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Effectiveness of bariatric metabolic surgery versus glucagon-like peptide-1 receptor agonists for prevention of congestive heart failure


Comparative evidence for the effects of bariatric metabolic surgery (BMS) and glucagon-like peptide-1 receptor agonists (GLP-1RA) on cardiovascular outcomes is limited. Here, in an observational, retrospective cohort study, we compared the incidence of congestive heart failure (CHF) in adults living with obesity and diabetes without history of CHF (primary CHF) treated with BMS versus GLP-1RA. The population cohort comprised members of Clalit Health Services with no prior history of ischemic heart disease, ischemic stroke or CHF. During the time period of 2008–2021, patients who underwent their first BMS were matched 1:1 with patients who initiated treatment with GLP-1RA, based on clinical characteristics. The study included 2,205 matched pairs of patients (64.5% female), followed for a median of 6.6 years and up to 12 years. Primary incidence of CHF occurred in 26 (1.2%) patients treated with BMS and in 90 patients treated with GLP-1RA (4.1%) (adjusted hazard ratio 0.43, 95% confidence interval 0.27–0.68). Further adjustment for weight reduction did not significantly diminish this association (hazard ratio adjusted for weight reduction 0.48, 95% confidence interval 0.28–0.82), indicating that the differential effect was not mediated through the relative advantage of BMS in maximal weight reduction. In this study, BMS was associated with a stronger reduction in primary incidence of CHF compared with treatment with GLP-1RA. With the increasing use of highly potent next-generation GLP-1RAs, further comparative long-term studies are warranted.

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Fig. 1: Patient flow diagram.
Fig. 2: Cumulative hazards for CHF.

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Data availability

Due to Clalit Health Services’ data privacy regulations and per the institutional Helsinki and data utilization committee approvals for this study, the data used for this study cannot be shared.


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No financial or in-kind support was provided for the conduct of this study.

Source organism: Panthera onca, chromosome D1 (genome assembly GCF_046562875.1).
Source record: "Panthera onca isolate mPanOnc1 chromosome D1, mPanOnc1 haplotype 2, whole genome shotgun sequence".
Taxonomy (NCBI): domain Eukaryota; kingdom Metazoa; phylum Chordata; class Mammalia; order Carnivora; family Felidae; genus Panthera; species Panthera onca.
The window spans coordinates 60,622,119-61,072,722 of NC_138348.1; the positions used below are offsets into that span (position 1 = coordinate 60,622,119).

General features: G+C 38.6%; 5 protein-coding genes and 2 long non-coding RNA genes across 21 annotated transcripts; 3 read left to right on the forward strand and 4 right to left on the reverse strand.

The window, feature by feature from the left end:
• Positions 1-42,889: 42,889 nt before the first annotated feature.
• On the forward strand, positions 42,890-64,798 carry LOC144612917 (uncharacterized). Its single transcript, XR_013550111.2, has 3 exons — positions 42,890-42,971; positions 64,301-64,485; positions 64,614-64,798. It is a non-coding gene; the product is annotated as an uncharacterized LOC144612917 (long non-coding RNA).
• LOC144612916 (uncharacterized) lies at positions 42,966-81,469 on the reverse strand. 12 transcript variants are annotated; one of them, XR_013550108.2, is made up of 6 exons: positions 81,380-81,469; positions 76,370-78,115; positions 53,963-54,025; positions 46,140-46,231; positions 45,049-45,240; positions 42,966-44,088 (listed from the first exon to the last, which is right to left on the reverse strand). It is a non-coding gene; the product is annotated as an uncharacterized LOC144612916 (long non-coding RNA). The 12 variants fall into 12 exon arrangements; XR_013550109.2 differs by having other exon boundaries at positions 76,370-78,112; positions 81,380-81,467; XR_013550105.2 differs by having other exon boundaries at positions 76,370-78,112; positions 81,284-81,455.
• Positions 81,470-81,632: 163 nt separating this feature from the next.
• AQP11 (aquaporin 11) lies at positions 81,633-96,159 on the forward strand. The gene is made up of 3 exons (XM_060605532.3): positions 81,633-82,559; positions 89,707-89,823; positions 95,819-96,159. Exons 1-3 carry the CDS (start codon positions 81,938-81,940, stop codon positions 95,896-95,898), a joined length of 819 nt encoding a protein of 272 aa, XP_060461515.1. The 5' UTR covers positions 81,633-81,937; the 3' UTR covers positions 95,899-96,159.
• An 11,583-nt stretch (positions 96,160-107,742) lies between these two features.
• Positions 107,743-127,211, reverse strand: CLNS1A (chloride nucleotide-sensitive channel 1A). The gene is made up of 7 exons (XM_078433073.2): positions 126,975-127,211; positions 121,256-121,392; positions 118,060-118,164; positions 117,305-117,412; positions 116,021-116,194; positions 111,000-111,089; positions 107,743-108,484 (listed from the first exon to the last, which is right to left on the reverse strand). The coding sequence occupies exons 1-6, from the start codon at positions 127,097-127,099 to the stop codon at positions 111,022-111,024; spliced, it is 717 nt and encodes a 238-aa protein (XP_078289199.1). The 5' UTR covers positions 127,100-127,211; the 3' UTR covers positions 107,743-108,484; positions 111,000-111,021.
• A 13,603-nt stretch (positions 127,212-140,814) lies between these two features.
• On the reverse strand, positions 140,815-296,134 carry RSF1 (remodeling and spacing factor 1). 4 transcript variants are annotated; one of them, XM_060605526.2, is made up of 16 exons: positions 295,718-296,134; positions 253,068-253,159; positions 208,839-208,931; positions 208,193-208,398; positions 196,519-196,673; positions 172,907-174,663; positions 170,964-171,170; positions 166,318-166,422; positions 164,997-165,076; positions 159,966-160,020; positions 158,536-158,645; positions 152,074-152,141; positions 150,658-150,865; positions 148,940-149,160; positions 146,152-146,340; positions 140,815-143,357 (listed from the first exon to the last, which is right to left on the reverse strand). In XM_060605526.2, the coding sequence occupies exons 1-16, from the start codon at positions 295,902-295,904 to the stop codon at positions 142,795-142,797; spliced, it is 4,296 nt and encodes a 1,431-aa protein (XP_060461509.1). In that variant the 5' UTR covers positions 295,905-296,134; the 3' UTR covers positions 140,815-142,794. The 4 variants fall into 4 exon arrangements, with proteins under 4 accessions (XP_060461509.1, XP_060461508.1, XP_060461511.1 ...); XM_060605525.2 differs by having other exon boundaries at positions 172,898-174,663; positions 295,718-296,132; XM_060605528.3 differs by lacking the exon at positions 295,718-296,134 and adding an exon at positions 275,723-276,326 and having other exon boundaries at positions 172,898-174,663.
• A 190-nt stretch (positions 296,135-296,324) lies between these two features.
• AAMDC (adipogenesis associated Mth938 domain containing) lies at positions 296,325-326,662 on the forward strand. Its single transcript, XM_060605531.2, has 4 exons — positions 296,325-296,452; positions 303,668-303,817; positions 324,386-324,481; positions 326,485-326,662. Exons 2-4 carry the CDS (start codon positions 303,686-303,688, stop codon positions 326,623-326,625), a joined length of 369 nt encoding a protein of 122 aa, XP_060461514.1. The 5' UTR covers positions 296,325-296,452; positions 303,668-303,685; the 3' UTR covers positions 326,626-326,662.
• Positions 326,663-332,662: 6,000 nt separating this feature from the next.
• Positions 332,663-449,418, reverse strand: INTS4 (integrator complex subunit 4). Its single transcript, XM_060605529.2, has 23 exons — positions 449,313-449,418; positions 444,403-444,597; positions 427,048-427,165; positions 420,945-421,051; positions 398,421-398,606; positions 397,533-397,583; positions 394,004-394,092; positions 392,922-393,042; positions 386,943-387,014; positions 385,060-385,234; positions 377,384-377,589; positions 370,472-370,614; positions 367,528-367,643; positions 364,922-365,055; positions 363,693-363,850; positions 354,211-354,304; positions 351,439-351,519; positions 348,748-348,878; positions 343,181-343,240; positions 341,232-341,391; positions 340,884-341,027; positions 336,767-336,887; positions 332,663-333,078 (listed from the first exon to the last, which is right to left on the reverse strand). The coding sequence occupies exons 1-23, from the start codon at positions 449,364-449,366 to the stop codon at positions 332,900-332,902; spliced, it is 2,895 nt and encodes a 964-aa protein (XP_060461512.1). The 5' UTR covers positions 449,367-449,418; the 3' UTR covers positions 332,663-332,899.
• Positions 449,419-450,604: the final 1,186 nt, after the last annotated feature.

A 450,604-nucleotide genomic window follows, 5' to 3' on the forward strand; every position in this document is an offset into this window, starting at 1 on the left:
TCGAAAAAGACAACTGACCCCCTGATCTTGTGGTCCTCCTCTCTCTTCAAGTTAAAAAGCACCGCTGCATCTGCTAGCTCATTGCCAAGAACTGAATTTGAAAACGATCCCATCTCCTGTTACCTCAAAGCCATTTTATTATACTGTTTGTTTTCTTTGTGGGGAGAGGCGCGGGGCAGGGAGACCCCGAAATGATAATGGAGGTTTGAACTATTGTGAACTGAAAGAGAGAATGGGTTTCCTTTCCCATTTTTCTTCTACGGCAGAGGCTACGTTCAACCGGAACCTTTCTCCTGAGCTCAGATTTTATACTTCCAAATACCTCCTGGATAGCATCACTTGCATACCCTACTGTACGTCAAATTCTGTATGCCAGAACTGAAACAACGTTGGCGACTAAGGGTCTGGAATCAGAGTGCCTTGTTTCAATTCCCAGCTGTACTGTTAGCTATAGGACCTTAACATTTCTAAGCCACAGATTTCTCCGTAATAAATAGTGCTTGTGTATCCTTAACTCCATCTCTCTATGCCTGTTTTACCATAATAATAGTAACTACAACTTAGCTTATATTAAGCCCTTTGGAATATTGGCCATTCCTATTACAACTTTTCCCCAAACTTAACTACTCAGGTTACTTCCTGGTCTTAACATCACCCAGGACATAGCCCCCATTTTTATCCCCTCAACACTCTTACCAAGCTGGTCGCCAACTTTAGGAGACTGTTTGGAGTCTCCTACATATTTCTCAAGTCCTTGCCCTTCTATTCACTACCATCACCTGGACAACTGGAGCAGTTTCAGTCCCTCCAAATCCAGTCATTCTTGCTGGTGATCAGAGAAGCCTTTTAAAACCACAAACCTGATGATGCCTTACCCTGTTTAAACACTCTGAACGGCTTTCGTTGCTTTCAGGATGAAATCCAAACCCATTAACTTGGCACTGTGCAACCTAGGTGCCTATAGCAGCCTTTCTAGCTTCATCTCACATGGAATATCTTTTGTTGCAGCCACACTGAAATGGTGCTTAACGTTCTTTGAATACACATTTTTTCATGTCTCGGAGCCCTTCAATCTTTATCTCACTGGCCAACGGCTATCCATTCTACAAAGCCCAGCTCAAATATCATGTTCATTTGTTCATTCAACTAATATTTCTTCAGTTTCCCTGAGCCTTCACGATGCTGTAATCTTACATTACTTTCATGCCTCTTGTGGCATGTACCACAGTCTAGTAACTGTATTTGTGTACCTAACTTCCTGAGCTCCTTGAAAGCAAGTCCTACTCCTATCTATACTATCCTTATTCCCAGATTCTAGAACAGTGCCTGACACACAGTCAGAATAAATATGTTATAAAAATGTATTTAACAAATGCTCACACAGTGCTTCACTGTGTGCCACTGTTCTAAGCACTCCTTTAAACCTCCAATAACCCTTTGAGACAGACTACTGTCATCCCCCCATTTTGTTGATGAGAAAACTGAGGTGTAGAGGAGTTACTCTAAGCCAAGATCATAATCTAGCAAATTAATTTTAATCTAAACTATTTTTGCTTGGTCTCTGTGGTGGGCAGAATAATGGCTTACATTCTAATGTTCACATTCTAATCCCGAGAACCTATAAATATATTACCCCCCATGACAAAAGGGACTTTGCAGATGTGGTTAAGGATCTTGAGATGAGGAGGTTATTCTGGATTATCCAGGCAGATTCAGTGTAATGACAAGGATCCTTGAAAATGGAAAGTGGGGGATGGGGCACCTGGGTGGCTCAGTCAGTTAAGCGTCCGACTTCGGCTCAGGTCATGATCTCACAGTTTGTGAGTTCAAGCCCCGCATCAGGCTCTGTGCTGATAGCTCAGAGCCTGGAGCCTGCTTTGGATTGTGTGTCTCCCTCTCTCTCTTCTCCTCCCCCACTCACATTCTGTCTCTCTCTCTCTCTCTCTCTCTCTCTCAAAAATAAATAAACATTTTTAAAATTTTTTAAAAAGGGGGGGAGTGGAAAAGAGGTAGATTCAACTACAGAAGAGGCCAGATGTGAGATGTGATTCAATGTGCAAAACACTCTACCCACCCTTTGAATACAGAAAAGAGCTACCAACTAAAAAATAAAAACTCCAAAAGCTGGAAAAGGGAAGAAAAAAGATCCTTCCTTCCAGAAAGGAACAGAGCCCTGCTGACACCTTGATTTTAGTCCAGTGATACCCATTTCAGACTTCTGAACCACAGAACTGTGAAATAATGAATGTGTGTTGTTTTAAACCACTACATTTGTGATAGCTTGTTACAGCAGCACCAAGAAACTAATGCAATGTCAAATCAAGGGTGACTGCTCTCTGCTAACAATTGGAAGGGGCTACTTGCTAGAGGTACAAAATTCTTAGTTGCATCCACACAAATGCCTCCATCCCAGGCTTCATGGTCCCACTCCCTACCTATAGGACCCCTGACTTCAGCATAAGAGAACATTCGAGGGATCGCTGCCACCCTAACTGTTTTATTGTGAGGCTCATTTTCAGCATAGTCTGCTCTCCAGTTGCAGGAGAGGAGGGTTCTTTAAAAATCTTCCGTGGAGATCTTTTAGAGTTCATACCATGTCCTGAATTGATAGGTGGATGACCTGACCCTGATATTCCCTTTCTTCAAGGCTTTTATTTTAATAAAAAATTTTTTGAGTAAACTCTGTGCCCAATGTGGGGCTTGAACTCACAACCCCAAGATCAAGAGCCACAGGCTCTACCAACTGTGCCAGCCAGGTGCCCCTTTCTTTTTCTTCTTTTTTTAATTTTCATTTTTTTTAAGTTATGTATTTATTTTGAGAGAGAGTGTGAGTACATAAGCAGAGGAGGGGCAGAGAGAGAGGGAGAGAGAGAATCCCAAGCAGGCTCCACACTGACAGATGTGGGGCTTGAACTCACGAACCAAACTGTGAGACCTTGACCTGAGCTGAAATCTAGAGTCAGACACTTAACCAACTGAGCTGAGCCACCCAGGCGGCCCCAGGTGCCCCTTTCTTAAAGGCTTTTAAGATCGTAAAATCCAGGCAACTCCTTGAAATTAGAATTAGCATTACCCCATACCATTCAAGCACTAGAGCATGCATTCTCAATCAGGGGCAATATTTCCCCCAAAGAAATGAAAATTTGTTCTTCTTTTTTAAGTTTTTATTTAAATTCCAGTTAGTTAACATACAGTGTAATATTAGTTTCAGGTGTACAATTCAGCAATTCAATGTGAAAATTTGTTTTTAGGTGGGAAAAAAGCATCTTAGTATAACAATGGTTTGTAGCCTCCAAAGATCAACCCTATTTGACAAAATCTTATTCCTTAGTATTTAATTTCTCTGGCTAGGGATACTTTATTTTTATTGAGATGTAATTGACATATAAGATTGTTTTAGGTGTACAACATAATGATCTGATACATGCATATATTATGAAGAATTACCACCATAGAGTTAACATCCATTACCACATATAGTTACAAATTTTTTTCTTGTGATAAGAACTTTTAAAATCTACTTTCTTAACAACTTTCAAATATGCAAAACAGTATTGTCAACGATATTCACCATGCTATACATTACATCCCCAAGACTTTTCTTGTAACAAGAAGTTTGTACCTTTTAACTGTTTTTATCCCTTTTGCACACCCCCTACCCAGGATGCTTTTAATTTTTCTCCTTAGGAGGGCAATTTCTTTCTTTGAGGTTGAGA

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Authors and Affiliations



All authors contributed to the study design and execution. E.B. extracted the data under the supervision of O.R. N.R. cleaned and analyzed the data with the guidance of Y.W.S. and O.R. Y.W.S., R.A., O.R. and D.D. drafted the initial manuscript and made the primary revisions. D.D. and G.L. planned, revised and approved all the clinical aspects of the study. D.D., G.L. and R.A. oversaw the study design and conduct. All authors revised the manuscript for critical content and clarity and approved it. Y.W.S., G.L. and N.R. contributed equally. D.D., O.R. and R.A. jointly supervised this work.

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Correspondence to Yael Wolff Sagy.

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Competing interests

D.D., G.L. and O.R. reported receiving grants from the Israel Science Foundation outside the submitted work. D.D. reported receiving grants, personal fees and nonfinancial support from NovoNordisk and Eli Lilly; and personal fees and nonfinancial support from Boehringer Ingelheim outside the submitted work. The other authors declared no competing interests.

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Extended data

Extended Data Table 1 Association of participant characteristics and CHF incidence further adjusted for weight reduction
Extended Data Table 2 Results of univariable and multivariable models starting follow-up 12 months after the index date- Sensitivity Analysis

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Wolff Sagy, Y., Lavie, G., Ramot, N. et al. Effectiveness of bariatric metabolic surgery versus glucagon-like peptide-1 receptor agonists for prevention of congestive heart failure. Nat Med (2024).

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